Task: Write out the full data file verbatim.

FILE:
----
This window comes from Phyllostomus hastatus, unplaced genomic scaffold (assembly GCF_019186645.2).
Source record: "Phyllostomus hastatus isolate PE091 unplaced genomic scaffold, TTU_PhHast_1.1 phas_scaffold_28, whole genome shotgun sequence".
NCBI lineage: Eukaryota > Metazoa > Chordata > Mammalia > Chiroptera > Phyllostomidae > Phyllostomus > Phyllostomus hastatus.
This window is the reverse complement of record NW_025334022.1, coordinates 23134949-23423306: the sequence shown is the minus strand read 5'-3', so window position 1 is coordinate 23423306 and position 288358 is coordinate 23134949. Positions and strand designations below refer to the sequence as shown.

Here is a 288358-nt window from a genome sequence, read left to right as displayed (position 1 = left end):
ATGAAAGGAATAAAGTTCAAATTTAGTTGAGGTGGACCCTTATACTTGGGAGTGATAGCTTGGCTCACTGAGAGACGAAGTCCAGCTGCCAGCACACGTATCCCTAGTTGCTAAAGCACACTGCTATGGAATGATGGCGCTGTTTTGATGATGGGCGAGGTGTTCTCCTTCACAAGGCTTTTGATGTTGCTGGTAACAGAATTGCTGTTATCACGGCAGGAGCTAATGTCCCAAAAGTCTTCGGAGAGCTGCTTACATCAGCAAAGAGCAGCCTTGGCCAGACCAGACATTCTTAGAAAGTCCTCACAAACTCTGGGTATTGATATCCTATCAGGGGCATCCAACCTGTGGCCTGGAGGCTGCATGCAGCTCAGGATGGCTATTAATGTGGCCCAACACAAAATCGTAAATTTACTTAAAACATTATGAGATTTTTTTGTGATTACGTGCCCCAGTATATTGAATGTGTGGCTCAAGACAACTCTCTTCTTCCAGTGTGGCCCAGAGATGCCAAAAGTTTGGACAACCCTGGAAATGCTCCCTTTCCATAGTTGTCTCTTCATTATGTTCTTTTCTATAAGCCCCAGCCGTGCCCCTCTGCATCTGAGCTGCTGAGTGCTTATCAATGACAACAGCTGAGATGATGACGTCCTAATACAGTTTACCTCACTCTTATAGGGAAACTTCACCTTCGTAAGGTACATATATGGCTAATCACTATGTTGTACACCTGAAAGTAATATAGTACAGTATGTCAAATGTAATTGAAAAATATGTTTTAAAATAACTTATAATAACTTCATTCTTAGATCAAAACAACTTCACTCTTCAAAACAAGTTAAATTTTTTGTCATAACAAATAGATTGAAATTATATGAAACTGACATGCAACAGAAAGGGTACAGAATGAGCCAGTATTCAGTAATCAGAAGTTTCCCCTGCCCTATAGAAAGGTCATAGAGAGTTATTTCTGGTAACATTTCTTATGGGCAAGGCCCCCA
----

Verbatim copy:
This window comes from Phyllostomus hastatus, unplaced genomic scaffold (assembly GCF_019186645.2).
Source record: "Phyllostomus hastatus isolate PE091 unplaced genomic scaffold, TTU_PhHast_1.1 phas_scaffold_28, whole genome shotgun sequence".
NCBI lineage: Eukaryota > Metazoa > Chordata > Mammalia > Chiroptera > Phyllostomidae > Phyllostomus > Phyllostomus hastatus.
This window is the reverse complement of record NW_025334022.1, coordinates 23134949-23423306: the sequence shown is the minus strand read 5'-3', so window position 1 is coordinate 23423306 and position 288358 is coordinate 23134949. Positions and strand designations below refer to the sequence as shown.

Here is a 288358-nt window from a genome sequence, read left to right as displayed (position 1 = left end):
ATGAAAGGAATAAAGTTCAAATTTAGTTGAGGTGGACCCTTATACTTGGGAGTGATAGCTTGGCTCACTGAGAGACGAAGTCCAGCTGCCAGCACACGTATCCCTAGTTGCTAAAGCACACTGCTATGGAATGATGGCGCTGTTTTGATGATGGGCGAGGTGTTCTCCTTCACAAGGCTTTTGATGTTGCTGGTAACAGAATTGCTGTTATCACGGCAGGAGCTAATGTCCCAAAAGTCTTCGGAGAGCTGCTTACATCAGCAAAGAGCAGCCTTGGCCAGACCAGACATTCTTAGAAAGTCCTCACAAACTCTGGGTATTGATATCCTATCAGGGGCATCCAACCTGTGGCCTGGAGGCTGCATGCAGCTCAGGATGGCTATTAATGTGGCCCAACACAAAATCGTAAATTTACTTAAAACATTATGAGATTTTTTTGTGATTACGTGCCCCAGTATATTGAATGTGTGGCTCAAGACAACTCTCTTCTTCCAGTGTGGCCCAGAGATGCCAAAAGTTTGGACAACCCTGGAAATGCTCCCTTTCCATAGTTGTCTCTTCATTATGTTCTTTTCTATAAGCCCCAGCCGTGCCCCTCTGCATCTGAGCTGCTGAGTGCTTATCAATGACAACAGCTGAGATGATGACGTCCTAATACAGTTTACCTCACTCTTATAGGGAAACTTCACCTTCGTAAGGTACATATATGGCTAATCACTATGTTGTACACCTGAAAGTAATATAGTACAGTATGTCAAATGTAATTGAAAAATATGTTTTAAAATAACTTATAATAACTTCATTCTTAGATCAAAACAACTTCACTCTTCAAAACAAGTTAAATTTTTTGTCATAACAAATAGATTGAAATTATATGAAACTGACATGCAACAGAAAGGGTACAGAATGAGCCAGTATTCAGTAATCAGAAGTTTCCCCTGCCCTATAGAAAGGTCATAGAGAGTTATTTCTGGTAACATTTCTTATGGGCAAGGCCCCCA